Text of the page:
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- Updated: September 20, 2013
After all the ups and downs, flops and frights, Spain and France have survived all the way to the last four of EuroBasket. But can Les Bleus finally break their jinx and end the reign of their long-time rivals?
In 15 meetings since 2001, the French have won just twice and in the last eight clashes between two of Europe’s powerhouses, it has been prudent to bet on red. In the final two years ago, a third quarter burst took the Spanish towards a successful defence of their title.
At the Olympics Games last year, in the quarter-finals, a late run was required. And when these two teams met in a friendly last month, the French looked poised to come up trumps only to let a comfortable lead slip through their fingers in the closing two minutes.
Now they’ll try again. But they’ll have watched Spain’s ominous rout of Serbia two days ago when the sleeping giant woke up and roared mightily. “We have to play at same level as them,” said Mickael Gelabale.
“We know they’re going to be at a high level and we have to match that. We can’t let the, start like they did against Serbia. That was a big surprise for me when I saw that score. I was resting and then I woke up and saw the score on the TV and though ‘damn’. But that’s basketball. You never know what’s going to happen. We know they’re capable of doing that so we have to be careful. “
To smash the spell but to do that, they’ll surely need to give Tony Parker extra help.
The NBA All Star expects to have four quick guards all swarming in his path, with Ricky Rubio expected to be his primary challenger.
“I love to play against him,” Parker said. “He’s a great defender. He’s got great hands. It’s challenging when I play against him in the NBA. I like his game. He’s one of the young point guards coming up. When I retire he’s the one who is going to have to take care of the European point guards in the NBA.”
The Spanish are 2.00 favourites to complete a hat trick of European titles. If they play like they did in thrashing the Serbs, it could be game over for everyone else.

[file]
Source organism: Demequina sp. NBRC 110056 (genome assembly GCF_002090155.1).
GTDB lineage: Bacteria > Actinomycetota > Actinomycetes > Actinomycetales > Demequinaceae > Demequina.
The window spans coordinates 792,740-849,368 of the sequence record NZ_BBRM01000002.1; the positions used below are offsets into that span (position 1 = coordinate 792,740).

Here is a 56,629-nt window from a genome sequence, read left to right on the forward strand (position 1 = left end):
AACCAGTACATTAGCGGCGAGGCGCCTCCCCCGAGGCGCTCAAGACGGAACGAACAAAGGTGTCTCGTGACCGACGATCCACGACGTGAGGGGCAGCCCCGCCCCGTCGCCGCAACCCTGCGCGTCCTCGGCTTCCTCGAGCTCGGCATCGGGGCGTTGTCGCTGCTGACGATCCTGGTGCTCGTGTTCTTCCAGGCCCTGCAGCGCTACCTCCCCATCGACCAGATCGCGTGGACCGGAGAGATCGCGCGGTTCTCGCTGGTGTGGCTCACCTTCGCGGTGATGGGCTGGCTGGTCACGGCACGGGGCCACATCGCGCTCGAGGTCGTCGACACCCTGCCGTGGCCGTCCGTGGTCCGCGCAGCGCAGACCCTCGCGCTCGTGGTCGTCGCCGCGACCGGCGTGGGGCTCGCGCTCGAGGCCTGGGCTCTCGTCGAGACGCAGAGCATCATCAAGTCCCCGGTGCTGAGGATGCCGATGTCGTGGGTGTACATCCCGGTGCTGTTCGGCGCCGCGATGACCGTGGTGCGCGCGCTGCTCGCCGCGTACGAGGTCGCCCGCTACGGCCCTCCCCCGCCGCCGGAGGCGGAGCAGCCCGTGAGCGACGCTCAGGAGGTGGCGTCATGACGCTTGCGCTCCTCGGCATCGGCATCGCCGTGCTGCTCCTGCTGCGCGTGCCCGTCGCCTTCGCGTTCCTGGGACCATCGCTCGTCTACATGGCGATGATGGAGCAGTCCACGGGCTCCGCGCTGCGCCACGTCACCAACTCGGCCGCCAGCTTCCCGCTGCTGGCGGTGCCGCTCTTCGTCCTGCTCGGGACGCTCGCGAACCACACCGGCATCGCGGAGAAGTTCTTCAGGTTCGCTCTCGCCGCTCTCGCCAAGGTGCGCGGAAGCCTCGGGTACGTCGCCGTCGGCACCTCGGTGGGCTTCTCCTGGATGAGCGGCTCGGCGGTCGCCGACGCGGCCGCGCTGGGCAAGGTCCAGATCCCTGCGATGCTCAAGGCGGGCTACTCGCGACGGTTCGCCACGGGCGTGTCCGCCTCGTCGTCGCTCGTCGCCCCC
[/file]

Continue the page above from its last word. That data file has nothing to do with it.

But it will be new ground for coach Juan Orenga, promoted from assistant to Sergio Scariolo after the Olympics. This, he says, is his biggest test.
“I’m living every game,” he said “I’m joking with you every day. I have to make the decisions, every minute of the game. If you make a mistake, the years before I just gave an idea. The head coach has to decide. Now it’s your responsibility. That’s great I like that pressure. It’s the same, but it’s different.”
Croatia, back in the last four for the first time since 1995, go into their semi-final with Lithuania with eight consecutive wins and all the confidence in the world. They’re one of the few teams who can match the Lithuanians for size but they got extra help from their backcourt in seeing off Ukraine on Thursday.
Lithuania were pushed right to the finish by Italy and for all their talent, they’re still not quite producing the magic of a potential champion. Now they will need to withstand the tournament’s biggest surprise.
“It will again be a very difficult game,” said coach Jonas Kazlauskas. “Croatia has been playing really well. Before this game tonight we rested for three days and now within three days we have to play three games, and they are a quarter-final, semi-final and after that the bronze medal game or the gold medal game.
“Somehow first we need to deal with this problem, but Croatia has to do the same. I can only say that it will be another close game and whoever is better in small details will win.”